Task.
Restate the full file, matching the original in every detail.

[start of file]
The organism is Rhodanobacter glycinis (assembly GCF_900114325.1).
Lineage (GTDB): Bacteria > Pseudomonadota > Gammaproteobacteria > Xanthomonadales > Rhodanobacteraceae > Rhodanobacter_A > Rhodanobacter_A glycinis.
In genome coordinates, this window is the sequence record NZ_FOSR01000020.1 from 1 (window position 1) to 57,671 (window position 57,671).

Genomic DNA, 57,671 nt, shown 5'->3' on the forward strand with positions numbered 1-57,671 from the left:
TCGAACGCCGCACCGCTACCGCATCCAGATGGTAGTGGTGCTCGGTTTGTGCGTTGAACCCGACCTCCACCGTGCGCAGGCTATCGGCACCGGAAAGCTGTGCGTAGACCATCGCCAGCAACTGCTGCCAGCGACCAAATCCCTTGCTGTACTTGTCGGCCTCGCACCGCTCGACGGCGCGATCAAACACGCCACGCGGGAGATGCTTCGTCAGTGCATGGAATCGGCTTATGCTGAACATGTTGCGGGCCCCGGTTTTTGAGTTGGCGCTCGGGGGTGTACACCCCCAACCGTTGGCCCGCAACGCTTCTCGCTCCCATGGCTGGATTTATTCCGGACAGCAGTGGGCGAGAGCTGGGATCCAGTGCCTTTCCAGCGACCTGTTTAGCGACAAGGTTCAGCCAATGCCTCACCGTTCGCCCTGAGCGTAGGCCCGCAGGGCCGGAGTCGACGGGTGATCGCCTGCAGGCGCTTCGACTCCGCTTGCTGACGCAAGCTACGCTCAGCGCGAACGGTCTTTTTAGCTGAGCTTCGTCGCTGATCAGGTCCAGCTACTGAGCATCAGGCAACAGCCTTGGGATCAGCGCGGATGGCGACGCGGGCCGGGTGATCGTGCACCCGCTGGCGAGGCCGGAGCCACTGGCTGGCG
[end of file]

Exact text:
The organism is Rhodanobacter glycinis (assembly GCF_900114325.1).
Lineage (GTDB): Bacteria > Pseudomonadota > Gammaproteobacteria > Xanthomonadales > Rhodanobacteraceae > Rhodanobacter_A > Rhodanobacter_A glycinis.
In genome coordinates, this window is the sequence record NZ_FOSR01000020.1 from 1 (window position 1) to 57,671 (window position 57,671).

Genomic DNA, 57,671 nt, shown 5'->3' on the forward strand with positions numbered 1-57,671 from the left:
TCGAACGCCGCACCGCTACCGCATCCAGATGGTAGTGGTGCTCGGTTTGTGCGTTGAACCCGACCTCCACCGTGCGCAGGCTATCGGCACCGGAAAGCTGTGCGTAGACCATCGCCAGCAACTGCTGCCAGCGACCAAATCCCTTGCTGTACTTGTCGGCCTCGCACCGCTCGACGGCGCGATCAAACACGCCACGCGGGAGATGCTTCGTCAGTGCATGGAATCGGCTTATGCTGAACATGTTGCGGGCCCCGGTTTTTGAGTTGGCGCTCGGGGGTGTACACCCCCAACCGTTGGCCCGCAACGCTTCTCGCTCCCATGGCTGGATTTATTCCGGACAGCAGTGGGCGAGAGCTGGGATCCAGTGCCTTTCCAGCGACCTGTTTAGCGACAAGGTTCAGCCAATGCCTCACCGTTCGCCCTGAGCGTAGGCCCGCAGGGCCGGAGTCGACGGGTGATCGCCTGCAGGCGCTTCGACTCCGCTTGCTGACGCAAGCTACGCTCAGCGCGAACGGTCTTTTTAGCTGAGCTTCGTCGCTGATCAGGTCCAGCTACTGAGCATCAGGCAACAGCCTTGGGATCAGCGCGGATGGCGACGCGGGCCGGGTGATCGTGCACCCGCTGGCGAGGCCGGAGCCACTGGCTGGCG